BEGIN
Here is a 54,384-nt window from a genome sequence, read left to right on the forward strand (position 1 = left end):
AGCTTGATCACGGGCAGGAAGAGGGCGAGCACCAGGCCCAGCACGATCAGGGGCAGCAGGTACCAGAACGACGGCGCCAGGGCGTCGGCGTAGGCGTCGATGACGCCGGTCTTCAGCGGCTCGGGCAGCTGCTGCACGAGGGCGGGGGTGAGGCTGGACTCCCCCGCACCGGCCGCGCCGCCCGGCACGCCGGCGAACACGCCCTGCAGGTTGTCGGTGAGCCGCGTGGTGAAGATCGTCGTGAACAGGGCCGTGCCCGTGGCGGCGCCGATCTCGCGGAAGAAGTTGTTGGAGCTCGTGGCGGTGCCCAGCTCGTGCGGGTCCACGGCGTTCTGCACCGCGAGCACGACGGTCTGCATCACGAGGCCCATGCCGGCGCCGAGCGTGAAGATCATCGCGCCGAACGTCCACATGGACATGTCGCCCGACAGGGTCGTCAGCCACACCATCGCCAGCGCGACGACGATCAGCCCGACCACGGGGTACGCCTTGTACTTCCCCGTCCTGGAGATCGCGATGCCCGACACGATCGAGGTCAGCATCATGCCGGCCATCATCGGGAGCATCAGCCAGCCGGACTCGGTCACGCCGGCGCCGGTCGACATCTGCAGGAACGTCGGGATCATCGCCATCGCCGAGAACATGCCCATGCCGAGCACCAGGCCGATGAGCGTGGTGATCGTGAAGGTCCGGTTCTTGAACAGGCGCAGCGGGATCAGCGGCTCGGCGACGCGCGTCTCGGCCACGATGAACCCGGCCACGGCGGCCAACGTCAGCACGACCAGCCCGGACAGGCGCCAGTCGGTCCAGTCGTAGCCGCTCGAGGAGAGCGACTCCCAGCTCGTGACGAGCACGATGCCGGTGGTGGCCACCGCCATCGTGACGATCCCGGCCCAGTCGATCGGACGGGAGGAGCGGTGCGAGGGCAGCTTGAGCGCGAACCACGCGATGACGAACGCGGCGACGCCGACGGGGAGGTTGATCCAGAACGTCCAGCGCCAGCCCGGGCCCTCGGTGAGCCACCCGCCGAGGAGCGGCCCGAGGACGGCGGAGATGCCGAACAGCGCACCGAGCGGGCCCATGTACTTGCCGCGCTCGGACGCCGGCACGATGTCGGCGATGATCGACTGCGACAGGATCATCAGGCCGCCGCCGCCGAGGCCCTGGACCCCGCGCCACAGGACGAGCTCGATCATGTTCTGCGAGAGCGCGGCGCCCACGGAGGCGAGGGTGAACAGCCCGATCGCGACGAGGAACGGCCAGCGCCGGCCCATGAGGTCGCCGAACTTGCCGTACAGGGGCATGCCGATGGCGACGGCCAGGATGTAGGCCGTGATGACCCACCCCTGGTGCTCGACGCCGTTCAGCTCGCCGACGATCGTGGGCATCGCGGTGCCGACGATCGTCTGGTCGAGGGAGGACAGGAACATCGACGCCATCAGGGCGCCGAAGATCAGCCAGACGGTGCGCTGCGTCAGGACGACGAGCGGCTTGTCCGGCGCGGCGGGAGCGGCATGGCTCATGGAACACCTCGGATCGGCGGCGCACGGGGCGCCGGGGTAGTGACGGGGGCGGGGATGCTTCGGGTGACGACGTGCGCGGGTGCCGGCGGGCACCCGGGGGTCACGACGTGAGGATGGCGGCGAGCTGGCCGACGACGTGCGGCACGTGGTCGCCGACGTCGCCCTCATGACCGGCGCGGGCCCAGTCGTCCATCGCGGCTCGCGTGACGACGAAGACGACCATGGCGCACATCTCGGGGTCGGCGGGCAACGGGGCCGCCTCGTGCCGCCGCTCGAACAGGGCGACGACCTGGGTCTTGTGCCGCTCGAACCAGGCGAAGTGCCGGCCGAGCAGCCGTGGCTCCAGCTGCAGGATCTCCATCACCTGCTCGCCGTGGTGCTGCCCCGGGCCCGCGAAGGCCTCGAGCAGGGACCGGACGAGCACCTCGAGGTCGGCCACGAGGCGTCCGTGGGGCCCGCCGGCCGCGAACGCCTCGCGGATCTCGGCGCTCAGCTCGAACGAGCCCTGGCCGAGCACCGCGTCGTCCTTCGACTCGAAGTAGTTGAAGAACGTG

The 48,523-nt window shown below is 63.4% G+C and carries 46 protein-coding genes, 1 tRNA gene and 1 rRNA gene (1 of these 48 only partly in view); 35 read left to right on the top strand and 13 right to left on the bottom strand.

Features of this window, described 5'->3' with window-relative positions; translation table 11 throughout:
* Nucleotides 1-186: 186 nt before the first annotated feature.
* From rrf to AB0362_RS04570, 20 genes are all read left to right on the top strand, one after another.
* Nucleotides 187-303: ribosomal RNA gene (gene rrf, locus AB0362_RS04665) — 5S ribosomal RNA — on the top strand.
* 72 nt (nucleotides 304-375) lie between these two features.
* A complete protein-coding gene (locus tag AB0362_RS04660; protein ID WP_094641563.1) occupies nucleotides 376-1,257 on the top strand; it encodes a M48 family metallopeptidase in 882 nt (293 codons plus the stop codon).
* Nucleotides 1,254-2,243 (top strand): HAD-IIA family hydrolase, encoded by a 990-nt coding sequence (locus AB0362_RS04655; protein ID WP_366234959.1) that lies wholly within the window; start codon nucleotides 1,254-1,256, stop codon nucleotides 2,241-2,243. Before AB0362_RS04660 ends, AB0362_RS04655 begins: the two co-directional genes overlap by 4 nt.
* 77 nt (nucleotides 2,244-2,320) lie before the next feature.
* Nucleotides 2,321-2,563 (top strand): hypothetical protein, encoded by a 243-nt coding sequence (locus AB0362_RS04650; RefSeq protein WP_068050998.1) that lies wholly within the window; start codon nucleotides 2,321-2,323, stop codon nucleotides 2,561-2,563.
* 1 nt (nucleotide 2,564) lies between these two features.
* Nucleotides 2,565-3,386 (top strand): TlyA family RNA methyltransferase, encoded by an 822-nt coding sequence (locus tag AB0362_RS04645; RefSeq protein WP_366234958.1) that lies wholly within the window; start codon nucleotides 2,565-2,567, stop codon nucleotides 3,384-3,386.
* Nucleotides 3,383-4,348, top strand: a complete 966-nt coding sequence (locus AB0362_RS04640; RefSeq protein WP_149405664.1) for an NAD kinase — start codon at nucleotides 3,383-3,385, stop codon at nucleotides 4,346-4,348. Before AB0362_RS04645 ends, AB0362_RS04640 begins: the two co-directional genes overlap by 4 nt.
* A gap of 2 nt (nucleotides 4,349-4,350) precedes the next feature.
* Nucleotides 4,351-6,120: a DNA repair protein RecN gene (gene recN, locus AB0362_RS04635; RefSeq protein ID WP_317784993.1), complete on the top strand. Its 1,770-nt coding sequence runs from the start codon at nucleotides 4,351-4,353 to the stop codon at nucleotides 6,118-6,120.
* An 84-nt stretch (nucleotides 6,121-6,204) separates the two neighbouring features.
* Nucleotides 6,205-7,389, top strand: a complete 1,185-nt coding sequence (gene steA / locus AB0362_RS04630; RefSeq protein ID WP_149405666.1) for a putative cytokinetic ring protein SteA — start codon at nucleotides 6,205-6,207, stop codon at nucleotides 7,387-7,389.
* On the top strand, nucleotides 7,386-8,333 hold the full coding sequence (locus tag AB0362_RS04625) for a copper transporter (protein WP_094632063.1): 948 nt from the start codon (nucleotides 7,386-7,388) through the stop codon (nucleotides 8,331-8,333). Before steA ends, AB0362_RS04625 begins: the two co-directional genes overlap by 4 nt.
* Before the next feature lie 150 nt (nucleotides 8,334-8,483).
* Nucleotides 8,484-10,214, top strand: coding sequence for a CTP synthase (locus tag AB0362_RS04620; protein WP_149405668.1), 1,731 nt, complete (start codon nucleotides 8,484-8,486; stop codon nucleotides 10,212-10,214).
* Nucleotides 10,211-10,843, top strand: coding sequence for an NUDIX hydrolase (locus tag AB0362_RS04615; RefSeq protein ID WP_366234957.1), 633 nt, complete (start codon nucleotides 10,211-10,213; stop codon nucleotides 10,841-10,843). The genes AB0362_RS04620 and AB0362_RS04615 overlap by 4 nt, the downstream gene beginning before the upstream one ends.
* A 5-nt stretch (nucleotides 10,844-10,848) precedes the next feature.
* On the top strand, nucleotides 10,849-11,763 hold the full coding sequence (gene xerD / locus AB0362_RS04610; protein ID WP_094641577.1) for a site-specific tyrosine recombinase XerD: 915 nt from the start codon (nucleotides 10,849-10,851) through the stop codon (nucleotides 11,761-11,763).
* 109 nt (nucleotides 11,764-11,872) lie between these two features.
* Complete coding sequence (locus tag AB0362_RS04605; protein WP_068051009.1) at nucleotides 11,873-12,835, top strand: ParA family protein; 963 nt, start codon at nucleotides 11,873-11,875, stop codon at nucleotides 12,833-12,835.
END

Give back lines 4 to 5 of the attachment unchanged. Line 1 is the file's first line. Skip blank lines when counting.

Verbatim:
Features of this window, described 5'->3' with window-relative positions; translation table 11 throughout:
* Nucleotides 1-186: 186 nt before the first annotated feature.